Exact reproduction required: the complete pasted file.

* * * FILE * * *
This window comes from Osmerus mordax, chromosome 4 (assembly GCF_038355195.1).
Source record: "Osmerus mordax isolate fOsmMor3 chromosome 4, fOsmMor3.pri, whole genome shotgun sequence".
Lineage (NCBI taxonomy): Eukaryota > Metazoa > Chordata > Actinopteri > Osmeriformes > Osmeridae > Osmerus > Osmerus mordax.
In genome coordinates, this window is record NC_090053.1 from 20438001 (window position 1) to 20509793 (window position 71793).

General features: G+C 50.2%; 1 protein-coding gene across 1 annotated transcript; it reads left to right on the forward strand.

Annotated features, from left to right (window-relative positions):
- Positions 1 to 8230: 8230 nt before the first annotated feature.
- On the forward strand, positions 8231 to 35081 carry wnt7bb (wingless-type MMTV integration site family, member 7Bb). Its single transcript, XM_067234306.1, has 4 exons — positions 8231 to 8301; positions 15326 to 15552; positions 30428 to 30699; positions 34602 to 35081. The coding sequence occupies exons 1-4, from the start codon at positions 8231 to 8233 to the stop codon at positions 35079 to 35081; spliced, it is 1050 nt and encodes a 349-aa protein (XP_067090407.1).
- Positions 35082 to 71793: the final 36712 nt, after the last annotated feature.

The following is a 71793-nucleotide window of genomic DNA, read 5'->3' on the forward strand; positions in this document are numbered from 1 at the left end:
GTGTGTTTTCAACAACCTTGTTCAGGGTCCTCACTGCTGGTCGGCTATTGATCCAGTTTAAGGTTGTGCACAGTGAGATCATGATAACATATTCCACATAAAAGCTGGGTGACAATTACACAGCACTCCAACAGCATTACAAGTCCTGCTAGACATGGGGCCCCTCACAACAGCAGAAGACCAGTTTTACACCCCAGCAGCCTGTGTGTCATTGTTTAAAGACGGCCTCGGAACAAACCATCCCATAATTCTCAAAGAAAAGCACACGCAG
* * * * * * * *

This window comes from Osmerus mordax, chromosome 4 (assembly GCF_038355195.1).
Source record: "Osmerus mordax isolate fOsmMor3 chromosome 4, fOsmMor3.pri, whole genome shotgun sequence".
Lineage (NCBI taxonomy): Eukaryota > Metazoa > Chordata > Actinopteri > Osmeriformes > Osmeridae > Osmerus > Osmerus mordax.
In genome coordinates, this window is record NC_090053.1 from 20438001 (window position 1) to 20509793 (window position 71793).

General features: G+C 50.2%; 1 protein-coding gene across 1 annotated transcript; it reads left to right on the forward strand.

Annotated features, from left to right (window-relative positions):
- Positions 1 to 8230: 8230 nt before the first annotated feature.
- On the forward strand, positions 8231 to 35081 carry wnt7bb (wingless-type MMTV integration site family, member 7Bb). Its single transcript, XM_067234306.1, has 4 exons — positions 8231 to 8301; positions 15326 to 15552; positions 30428 to 30699; positions 34602 to 35081. The coding sequence occupies exons 1-4, from the start codon at positions 8231 to 8233 to the stop codon at positions 35079 to 35081; spliced, it is 1050 nt and encodes a 349-aa protein (XP_067090407.1).
- Positions 35082 to 71793: the final 36712 nt, after the last annotated feature.

The following is a 71793-nucleotide window of genomic DNA, read 5'->3' on the forward strand; positions in this document are numbered from 1 at the left end:
GTGTGTTTTCAACAACCTTGTTCAGGGTCCTCACTGCTGGTCGGCTATTGATCCAGTTTAAGGTTGTGCACAGTGAGATCATGATAACATATTCCACATAAAAGCTGGGTGACAATTACACAGCACTCCAACAGCATTACAAGTCCTGCTAGACATGGGGCCCCTCACAACAGCAGAAGACCAGTTTTACACCCCAGCAGCCTGTGTGTCATTGTTTAAAGACGGCCTCGGAACAAACCATCCCATAATTCTCAAAGAAAAGCACACGCAG